12% of Texas Restaurants Have Permanently Closed Due to COVID-19, Industry Group Says

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PEXELS / TIM MOSSHOLDER
  • Pexels / Tim Mossholder
The Texas Restaurant Association released new stats Thursday on the impact COVID-19 shutdowns are having on its industry — and they're staggering.

Roughly 12% of Texas restaurants have permanently closed because of the pandemic, according to Emily Williams Knight, the association's CEO told TV station WFAA8. She also predicted the number could more than double if state government fails to take measured actions.



“Moving to 50% [capacity] … that’s a good win for our restaurants, but it’s just simply not enough,” Williams Knight said during the interview. “If you think about the square footage of a restaurant ... if you’ve got to keep at least six feet between parties, you’ve really capped people out at 50%.”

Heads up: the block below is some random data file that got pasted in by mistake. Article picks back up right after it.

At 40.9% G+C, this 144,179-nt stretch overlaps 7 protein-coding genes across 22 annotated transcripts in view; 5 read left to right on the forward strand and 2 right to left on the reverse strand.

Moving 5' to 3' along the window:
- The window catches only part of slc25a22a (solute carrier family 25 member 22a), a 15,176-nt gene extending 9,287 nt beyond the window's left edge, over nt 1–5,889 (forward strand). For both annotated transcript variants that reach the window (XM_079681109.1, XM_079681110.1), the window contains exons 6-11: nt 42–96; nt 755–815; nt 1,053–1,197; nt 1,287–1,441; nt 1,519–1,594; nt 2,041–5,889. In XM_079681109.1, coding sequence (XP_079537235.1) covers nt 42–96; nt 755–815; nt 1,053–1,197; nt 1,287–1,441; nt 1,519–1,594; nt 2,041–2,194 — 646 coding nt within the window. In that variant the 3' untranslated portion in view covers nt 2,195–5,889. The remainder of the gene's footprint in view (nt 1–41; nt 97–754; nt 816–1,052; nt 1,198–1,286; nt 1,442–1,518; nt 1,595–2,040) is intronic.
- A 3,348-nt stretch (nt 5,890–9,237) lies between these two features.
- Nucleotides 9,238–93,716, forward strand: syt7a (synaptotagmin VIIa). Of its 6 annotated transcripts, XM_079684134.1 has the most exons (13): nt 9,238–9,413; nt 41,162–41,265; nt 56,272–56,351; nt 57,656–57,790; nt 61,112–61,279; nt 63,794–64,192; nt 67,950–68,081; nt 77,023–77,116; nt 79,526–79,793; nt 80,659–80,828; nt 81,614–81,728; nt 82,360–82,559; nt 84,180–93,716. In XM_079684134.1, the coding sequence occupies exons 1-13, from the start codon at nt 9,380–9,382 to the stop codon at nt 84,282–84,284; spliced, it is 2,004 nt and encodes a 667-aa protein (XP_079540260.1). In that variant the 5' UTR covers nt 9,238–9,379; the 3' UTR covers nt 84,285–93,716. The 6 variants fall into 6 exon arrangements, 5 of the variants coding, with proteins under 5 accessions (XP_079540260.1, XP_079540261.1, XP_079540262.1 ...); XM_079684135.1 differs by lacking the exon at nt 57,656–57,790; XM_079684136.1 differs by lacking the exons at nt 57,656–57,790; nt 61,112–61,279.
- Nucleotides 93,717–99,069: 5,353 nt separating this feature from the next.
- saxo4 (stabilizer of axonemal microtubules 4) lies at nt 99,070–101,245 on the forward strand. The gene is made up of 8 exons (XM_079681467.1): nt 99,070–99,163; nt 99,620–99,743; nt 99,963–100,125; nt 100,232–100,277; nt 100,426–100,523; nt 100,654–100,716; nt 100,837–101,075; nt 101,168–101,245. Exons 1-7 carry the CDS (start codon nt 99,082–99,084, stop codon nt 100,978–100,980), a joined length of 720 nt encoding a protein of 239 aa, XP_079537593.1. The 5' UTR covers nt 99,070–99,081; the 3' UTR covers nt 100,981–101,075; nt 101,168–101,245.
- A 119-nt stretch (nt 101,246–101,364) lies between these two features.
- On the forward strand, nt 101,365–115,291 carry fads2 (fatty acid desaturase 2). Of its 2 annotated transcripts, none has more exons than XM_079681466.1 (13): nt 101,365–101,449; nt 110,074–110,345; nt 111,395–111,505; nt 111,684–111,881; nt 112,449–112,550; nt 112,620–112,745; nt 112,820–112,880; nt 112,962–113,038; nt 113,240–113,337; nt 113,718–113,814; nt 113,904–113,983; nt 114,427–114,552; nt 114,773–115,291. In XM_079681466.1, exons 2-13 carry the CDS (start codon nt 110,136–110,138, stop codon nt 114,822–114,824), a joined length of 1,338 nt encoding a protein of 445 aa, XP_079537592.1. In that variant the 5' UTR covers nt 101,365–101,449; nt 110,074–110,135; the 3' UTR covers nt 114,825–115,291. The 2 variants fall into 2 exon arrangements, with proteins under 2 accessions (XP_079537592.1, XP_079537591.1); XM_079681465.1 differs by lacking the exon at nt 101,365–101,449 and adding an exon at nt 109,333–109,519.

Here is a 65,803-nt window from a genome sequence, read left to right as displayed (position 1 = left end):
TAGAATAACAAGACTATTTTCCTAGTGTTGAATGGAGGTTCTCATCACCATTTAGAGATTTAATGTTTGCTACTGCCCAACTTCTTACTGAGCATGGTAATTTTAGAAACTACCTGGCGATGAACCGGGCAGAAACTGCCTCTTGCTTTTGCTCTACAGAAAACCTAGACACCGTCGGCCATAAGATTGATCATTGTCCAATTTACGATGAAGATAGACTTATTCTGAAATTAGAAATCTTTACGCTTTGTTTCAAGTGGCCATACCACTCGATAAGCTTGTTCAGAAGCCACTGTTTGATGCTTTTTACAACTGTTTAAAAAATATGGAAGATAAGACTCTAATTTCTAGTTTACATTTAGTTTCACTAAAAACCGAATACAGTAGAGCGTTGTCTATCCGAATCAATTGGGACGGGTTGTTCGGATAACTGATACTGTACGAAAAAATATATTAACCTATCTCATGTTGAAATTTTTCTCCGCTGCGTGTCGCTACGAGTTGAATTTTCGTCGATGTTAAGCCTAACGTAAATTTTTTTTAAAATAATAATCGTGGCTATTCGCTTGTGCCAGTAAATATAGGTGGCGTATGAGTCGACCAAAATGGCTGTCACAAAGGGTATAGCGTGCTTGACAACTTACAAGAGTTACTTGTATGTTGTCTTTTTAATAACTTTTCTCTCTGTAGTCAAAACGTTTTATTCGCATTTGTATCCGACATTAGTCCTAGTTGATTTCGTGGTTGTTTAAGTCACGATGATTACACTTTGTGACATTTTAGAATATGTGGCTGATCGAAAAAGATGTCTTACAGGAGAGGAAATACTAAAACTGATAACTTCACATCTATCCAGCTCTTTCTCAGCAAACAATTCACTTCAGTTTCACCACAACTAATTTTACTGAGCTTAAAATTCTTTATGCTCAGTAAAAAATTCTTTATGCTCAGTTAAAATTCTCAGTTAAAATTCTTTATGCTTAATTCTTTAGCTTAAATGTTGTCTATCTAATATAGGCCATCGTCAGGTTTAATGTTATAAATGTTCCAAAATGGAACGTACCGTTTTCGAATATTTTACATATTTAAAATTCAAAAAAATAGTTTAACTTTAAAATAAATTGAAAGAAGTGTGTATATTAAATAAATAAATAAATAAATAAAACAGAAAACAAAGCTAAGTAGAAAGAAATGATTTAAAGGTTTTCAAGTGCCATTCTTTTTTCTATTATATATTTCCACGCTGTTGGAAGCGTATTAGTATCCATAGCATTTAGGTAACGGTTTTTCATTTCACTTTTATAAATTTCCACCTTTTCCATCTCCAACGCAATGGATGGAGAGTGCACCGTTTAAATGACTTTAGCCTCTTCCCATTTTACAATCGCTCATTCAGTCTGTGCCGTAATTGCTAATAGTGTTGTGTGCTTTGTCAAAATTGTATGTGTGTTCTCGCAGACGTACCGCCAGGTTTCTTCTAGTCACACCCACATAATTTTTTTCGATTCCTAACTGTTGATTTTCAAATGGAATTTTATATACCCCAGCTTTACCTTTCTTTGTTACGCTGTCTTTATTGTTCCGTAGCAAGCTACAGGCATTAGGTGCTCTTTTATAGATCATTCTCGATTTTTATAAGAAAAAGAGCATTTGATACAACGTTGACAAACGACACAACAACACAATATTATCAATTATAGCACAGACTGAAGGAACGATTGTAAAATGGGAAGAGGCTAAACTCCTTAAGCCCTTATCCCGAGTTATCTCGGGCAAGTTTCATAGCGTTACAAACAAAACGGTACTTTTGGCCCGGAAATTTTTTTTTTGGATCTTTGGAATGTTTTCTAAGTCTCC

The Texas Restaurant Association and the Texas Restaurant Association Education Fund (TRAEF), have released a Texas Restaurant Survival Plan, which it sent to state elected officials including Gov. Greg Abbott and Lt. Gov. Dan Patrick.



The eight-part plan focuses on leveraging the billions of dollars in aid that Texas stands to receive from the federal CARES Act with policy changes to aid the struggling industry.

“We feel very strongly, as one of the hardest hit sectors across the state of Texas, and nationally, having lost three times as many jobs as any other industry, we’re going to require additional support,” Williams Knight said.

So many restaurants, so little time. Find out the latest San Antonio dining news with our Flavor Friday Newsletter.

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